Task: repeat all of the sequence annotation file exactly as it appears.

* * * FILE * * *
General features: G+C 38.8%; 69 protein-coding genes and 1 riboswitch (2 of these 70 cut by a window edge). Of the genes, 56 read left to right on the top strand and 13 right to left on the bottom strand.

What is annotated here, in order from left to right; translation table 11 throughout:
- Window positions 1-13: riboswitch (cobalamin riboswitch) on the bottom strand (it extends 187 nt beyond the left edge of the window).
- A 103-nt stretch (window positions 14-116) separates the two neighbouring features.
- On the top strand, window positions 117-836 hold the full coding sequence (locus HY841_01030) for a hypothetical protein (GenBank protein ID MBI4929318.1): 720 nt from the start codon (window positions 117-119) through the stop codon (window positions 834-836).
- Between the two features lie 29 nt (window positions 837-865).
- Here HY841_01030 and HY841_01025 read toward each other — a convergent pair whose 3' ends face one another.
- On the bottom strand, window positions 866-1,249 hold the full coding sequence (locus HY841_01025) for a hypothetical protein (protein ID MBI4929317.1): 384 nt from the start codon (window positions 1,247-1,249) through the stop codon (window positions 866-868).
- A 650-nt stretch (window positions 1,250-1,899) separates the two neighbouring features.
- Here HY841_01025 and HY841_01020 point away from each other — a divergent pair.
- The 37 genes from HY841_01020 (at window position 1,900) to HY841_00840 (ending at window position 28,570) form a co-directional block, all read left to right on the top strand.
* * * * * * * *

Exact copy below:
General features: G+C 38.8%; 69 protein-coding genes and 1 riboswitch (2 of these 70 cut by a window edge). Of the genes, 56 read left to right on the top strand and 13 right to left on the bottom strand.

What is annotated here, in order from left to right; translation table 11 throughout:
- Window positions 1-13: riboswitch (cobalamin riboswitch) on the bottom strand (it extends 187 nt beyond the left edge of the window).
- A 103-nt stretch (window positions 14-116) separates the two neighbouring features.
- On the top strand, window positions 117-836 hold the full coding sequence (locus HY841_01030) for a hypothetical protein (GenBank protein ID MBI4929318.1): 720 nt from the start codon (window positions 117-119) through the stop codon (window positions 834-836).
- Between the two features lie 29 nt (window positions 837-865).
- Here HY841_01030 and HY841_01025 read toward each other — a convergent pair whose 3' ends face one another.
- On the bottom strand, window positions 866-1,249 hold the full coding sequence (locus HY841_01025) for a hypothetical protein (protein ID MBI4929317.1): 384 nt from the start codon (window positions 1,247-1,249) through the stop codon (window positions 866-868).
- A 650-nt stretch (window positions 1,250-1,899) separates the two neighbouring features.
- Here HY841_01025 and HY841_01020 point away from each other — a divergent pair.
- The 37 genes from HY841_01020 (at window position 1,900) to HY841_00840 (ending at window position 28,570) form a co-directional block, all read left to right on the top strand.